Invasive Species Compendium

Detailed coverage of invasive species threatening livelihoods and the environment worldwide

Abstract

Nitrogen nutrition of native and introduced forest tree species in N-limited ecosystems of the Qinling Mountains, China.

Abstract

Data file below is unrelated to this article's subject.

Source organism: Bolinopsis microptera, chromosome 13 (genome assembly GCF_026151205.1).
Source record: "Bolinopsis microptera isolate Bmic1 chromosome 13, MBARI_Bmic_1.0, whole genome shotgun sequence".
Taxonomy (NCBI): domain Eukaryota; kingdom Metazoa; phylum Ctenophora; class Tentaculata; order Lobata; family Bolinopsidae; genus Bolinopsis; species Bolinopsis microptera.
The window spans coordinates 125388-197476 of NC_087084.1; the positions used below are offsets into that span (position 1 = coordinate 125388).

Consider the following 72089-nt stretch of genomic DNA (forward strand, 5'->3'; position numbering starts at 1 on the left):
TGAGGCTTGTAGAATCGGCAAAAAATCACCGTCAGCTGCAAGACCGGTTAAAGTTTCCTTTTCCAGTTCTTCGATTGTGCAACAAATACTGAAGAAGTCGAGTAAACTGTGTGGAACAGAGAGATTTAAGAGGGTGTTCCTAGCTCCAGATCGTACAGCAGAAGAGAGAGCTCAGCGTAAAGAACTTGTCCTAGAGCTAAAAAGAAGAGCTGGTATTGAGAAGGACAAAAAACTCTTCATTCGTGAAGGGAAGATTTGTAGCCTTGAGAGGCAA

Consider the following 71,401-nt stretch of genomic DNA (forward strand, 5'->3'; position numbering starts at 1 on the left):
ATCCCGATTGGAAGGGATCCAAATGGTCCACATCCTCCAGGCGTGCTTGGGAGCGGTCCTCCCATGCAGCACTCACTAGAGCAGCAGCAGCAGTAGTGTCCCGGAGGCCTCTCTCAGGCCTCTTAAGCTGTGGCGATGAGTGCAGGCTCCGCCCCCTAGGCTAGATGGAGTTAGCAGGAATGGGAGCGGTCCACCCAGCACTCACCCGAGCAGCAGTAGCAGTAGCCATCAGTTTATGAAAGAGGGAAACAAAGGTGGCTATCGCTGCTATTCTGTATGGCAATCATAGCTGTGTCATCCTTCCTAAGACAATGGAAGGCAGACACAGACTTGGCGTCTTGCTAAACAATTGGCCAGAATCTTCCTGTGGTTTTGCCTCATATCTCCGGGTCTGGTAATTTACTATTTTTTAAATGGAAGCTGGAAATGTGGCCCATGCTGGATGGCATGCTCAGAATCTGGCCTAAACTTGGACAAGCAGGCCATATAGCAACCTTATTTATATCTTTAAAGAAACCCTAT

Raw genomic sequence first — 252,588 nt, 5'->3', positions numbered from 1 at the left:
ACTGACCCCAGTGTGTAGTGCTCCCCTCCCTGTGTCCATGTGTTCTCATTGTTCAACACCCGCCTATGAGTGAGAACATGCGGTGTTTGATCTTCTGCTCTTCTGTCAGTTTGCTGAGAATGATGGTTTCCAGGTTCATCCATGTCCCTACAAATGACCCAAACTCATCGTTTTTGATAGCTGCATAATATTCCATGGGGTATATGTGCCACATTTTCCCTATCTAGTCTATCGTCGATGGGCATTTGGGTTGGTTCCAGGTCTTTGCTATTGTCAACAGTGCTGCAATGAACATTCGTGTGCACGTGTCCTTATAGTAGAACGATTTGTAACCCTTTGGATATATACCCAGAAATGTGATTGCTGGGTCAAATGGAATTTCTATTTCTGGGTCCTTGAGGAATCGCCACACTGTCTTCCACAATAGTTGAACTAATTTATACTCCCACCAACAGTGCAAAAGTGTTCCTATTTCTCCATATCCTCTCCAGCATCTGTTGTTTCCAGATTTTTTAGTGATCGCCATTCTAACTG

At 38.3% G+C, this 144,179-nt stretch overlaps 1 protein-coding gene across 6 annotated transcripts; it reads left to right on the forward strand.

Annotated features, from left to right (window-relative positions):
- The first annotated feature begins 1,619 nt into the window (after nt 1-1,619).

Root N uptake capacity and soil C, N status indicate superior performance of a mixed forest stand with Larix and Quercus compared with the monocultures of Picea and Larix under N limitation condition. Nitrogen availability and uptake capacity are key factors influencing forest growth and development in N-limited terrestrial ecosystems. With the aim to determine how species and forest management affect tree N nutrition, we conducted root N uptake experiments as well as soil N analyses at three forest stands with different native and introduced tree species (i.e. Larix principis-rupprechtii Mayr., Quercus aliena var. acutiserrata Maxim. ex Wenz. and Picea wilsonii Mast.) and two management approaches (i.e. monoculture versus mixed stand) in the Qinling Mountains of China. Across the native and introduced species studied, in general, investigated trees take up both, organic and inorganic N compounds, but prefer organic N (Gln- and Arg-) over inorganic NH4+-N. The introduced conifer species (L. principis-ruprechtii) showed higher root N acquisition capacities compared to a native conifer species (P. wilsonii) under N-limited conditions. Moreover, the mixed forest stand with L. principis-ruprechtii and Q. alinea var. acutesserata accumulated more nitrogen in soil pools and showed improved C and N retention capability through the whole soil profile as compared to the monocultures of P. wilsonii or L. principis-ruprechtii. Similar acquisition strategies were observed for specific N sources (i.e. organic versus inorganic) across all investigated tree species. Still the introduced species Larix exhibited a superior root N acquisition capacity and, therefore, may be a good candidate for afforestation programs in the studied region. The present results underpin the significance of forest management practices that achieve a mixed species structure with broadleaved tree species such as Quercus for restoration of soil C and N pools in order to stabilize forest ecosystems and to achieve sustainable forest development.